I guess the test for every book of poems these days is "Can I read it while Rome is literally on fire out the window?" I'm not exactly sure why THE BRAID passes but it passes: something about the stream of daily events flowing by, each event subjected to a kind of ever-expanding, ever-deepening philosophical consideration, as if everything we live among could be pushed by a strong enough mind to reveal further layers. Even when those daily events aren't directly political, and they often aren't, at every point THE BRAIDS's poetic process feels like a model for engaged living/resisting/surviving.
In my second paragraph I was going to suggest there's a lot of small press poetry books right now that borrow a lot from Bernadette Mayer and Alice Notley, as this one does. But I wasn't sure I could prove it was all that particular to this moment, or suggest why it might be happening. And then I realizedand it was honestly kind of amazingI'm not a journalist or an academic so I don't have to prove or explain anything. Thanks, life!
I took so much from this book but let me quickly focus on one thing: recurringly Levin considers the form she's using, the day-in-the-life mode, as part of the history of landscapes, like in painting, or the pastoral. Simple, in a way, but in her hands so brilliant. Having a baby, being a mom, trying to remain an artist, trying to remain politically engaged, all these things we think of in temporal terms, narrative itself, get considered as spatial, and at that same moment the book is plainly turning Levin's life events into a static form, effectively spatializing them. It's such a smart frame, and then the individual lines are sometimes just as intricate and suggestive. Some of them feel like you could meditate on them for years. Not that I have time for that, unfortunately. Curse you, life!
"I stop for flowers...," Catriona Sandilands writes in this verdant new collection as complex and multitudinous as the vegetal life it explores. I stop for flowers on my lunch walks, pondering, taking photos. I sometimes get the vibe from others that this activity is, well, silly; the implication being, just what is your fascination, they're just plants?! But the writers, artists, performers, & poets in this collection get it: "they're not just fucking plants, buddy" (Catriona Sandilands, 245). They're invitations to reconsider perception, language ("dreaming about a botany of words," Michael Marder, 163), intelligence, connection, sexuality, life, and our very humanity. Plants that recoil, plants that communicate, plants that devour, plants that desire, plants that may even seek our destruction (though maybe not in the grotesque The Happening way...yet), plants as severely misunderstood sentient beings(?). "It becomes at this point evident that the key challenge ahead is to acknowledge the frame of our anthropocentric bias in order to devise new relational paradigms through which plants can be perceived" (Giovanni Aloi, 228). From roaming, possibly cuddling plant-Roombas and human-plant hybrids to the problem-solving abilities of slime molds, the performance, art, essays, science, and poetry in this luscious volume will pull you down deep, like Deep Ecology deep. Take a moment.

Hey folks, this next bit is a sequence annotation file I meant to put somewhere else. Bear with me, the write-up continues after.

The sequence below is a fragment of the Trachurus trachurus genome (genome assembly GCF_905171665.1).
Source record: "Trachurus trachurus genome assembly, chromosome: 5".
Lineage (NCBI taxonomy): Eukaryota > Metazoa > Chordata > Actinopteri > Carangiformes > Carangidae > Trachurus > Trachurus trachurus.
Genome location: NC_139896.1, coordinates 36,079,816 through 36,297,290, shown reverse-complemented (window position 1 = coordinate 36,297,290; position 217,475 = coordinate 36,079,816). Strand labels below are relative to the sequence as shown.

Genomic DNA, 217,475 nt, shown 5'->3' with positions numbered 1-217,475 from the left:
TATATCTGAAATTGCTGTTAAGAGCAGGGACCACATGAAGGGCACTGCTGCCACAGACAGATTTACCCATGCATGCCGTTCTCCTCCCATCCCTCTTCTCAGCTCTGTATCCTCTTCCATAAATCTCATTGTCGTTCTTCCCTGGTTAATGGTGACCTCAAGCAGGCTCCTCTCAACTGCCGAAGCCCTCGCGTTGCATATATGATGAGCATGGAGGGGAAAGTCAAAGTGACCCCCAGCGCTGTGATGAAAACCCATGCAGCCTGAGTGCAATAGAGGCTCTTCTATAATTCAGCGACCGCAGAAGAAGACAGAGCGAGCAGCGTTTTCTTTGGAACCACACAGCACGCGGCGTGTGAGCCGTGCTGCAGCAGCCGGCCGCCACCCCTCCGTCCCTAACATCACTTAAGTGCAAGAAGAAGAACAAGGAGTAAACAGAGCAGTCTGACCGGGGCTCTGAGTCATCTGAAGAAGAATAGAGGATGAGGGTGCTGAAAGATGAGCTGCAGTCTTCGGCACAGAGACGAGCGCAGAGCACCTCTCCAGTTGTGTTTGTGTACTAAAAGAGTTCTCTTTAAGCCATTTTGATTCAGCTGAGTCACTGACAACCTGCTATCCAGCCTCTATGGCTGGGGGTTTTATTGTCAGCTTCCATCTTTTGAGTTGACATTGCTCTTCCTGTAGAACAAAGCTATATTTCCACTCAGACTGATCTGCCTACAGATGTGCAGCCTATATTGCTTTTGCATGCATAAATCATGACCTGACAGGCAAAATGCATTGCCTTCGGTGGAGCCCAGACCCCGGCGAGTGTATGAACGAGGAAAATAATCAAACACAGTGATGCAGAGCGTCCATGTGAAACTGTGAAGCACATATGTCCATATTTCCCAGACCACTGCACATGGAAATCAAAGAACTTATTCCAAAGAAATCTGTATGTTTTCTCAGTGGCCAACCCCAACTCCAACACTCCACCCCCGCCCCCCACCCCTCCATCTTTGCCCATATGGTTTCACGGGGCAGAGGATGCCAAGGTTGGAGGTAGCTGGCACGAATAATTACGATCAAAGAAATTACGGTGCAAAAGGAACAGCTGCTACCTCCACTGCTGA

Novica Tadić was troubled by something. By darkness, dictators, ghosts. Whatever it is, he managed to wrench some beautifully demented poems out of it. In ASSEMBLY (transl. by Steven Teref and Maja Teref), he sings about a dead fly killed in a butcher shop, other insane hybrid creatures, a man who hears the voice of his dead mother from the radio, another man who is bugged in his sleep by the authorities so that they can listen to all of his "revolutionary intentions." I guess one could call this horror poetry, but it's also much more than just shockit's a gallery of searing psychological insights and states, all visceral, often reaching peaks of divine hellishness: "Only a choir of mad daughters will eulogize / me. Miraculous grandsons are leaving / scented coffins. Angels will swoop onto scraps, / crystals will spin. My words are thunder, / a star in my gut, a symbol of my night." In a world run by unknown paranormal energies, one can only give a good laugh, or perhaps sit as still as possible in the middle of the night: "sap drips onto the writing / gluing word to word / oil smell of my new typewriter / the pine tree's shadow / lengthens through the sleepless night." I'll let those lines speak for themselves.
I am not much of a poetry person. I enjoy my fiction and creative nonfiction, but this book put prose poetry into perspective. With a modern twist of adding SMS acronyms, adding social issues, such as Native American injustices, body image and society's impositions of it, and gay rights. This poem made it not only digestible but put into perspective that a person can have multiple identities, while also suffering from multiple problems, and all be combined, and every single one of them being valid. This book was an epic poem that was telling of the time and world we live in now.